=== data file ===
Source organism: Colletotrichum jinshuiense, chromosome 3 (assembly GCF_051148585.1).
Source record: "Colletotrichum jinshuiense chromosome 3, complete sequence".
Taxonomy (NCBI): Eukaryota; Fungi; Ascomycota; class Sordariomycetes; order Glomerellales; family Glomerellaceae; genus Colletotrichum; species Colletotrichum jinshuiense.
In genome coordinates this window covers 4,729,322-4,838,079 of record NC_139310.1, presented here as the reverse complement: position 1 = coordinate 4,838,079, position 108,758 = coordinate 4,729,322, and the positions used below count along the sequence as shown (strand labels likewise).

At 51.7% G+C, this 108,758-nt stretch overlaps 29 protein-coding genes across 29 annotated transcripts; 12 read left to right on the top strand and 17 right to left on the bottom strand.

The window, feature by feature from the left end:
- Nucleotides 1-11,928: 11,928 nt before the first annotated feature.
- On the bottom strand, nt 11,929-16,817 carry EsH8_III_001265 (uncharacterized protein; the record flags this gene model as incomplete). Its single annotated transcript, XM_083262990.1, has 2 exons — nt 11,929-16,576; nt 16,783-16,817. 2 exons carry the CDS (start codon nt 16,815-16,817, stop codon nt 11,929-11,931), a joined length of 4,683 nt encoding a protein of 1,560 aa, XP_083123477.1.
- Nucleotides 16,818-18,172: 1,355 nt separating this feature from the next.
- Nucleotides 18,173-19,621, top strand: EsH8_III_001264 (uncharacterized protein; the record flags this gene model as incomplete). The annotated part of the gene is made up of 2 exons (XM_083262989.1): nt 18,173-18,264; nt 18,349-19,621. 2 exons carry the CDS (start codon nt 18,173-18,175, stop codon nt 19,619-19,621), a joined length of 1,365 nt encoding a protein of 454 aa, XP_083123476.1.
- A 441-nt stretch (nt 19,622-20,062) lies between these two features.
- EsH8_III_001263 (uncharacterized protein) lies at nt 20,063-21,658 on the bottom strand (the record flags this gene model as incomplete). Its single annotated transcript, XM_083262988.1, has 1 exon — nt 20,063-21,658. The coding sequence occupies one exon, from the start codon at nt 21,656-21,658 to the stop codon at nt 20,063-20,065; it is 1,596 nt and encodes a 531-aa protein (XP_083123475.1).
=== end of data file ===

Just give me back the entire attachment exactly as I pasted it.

Source organism: Colletotrichum jinshuiense, chromosome 3 (assembly GCF_051148585.1).
Source record: "Colletotrichum jinshuiense chromosome 3, complete sequence".
Taxonomy (NCBI): Eukaryota; Fungi; Ascomycota; class Sordariomycetes; order Glomerellales; family Glomerellaceae; genus Colletotrichum; species Colletotrichum jinshuiense.
In genome coordinates this window covers 4,729,322-4,838,079 of record NC_139310.1, presented here as the reverse complement: position 1 = coordinate 4,838,079, position 108,758 = coordinate 4,729,322, and the positions used below count along the sequence as shown (strand labels likewise).

At 51.7% G+C, this 108,758-nt stretch overlaps 29 protein-coding genes across 29 annotated transcripts; 12 read left to right on the top strand and 17 right to left on the bottom strand.

The window, feature by feature from the left end:
- Nucleotides 1-11,928: 11,928 nt before the first annotated feature.
- On the bottom strand, nt 11,929-16,817 carry EsH8_III_001265 (uncharacterized protein; the record flags this gene model as incomplete). Its single annotated transcript, XM_083262990.1, has 2 exons — nt 11,929-16,576; nt 16,783-16,817. 2 exons carry the CDS (start codon nt 16,815-16,817, stop codon nt 11,929-11,931), a joined length of 4,683 nt encoding a protein of 1,560 aa, XP_083123477.1.
- Nucleotides 16,818-18,172: 1,355 nt separating this feature from the next.
- Nucleotides 18,173-19,621, top strand: EsH8_III_001264 (uncharacterized protein; the record flags this gene model as incomplete). The annotated part of the gene is made up of 2 exons (XM_083262989.1): nt 18,173-18,264; nt 18,349-19,621. 2 exons carry the CDS (start codon nt 18,173-18,175, stop codon nt 19,619-19,621), a joined length of 1,365 nt encoding a protein of 454 aa, XP_083123476.1.
- A 441-nt stretch (nt 19,622-20,062) lies between these two features.
- EsH8_III_001263 (uncharacterized protein) lies at nt 20,063-21,658 on the bottom strand (the record flags this gene model as incomplete). Its single annotated transcript, XM_083262988.1, has 1 exon — nt 20,063-21,658. The coding sequence occupies one exon, from the start codon at nt 21,656-21,658 to the stop codon at nt 20,063-20,065; it is 1,596 nt and encodes a 531-aa protein (XP_083123475.1).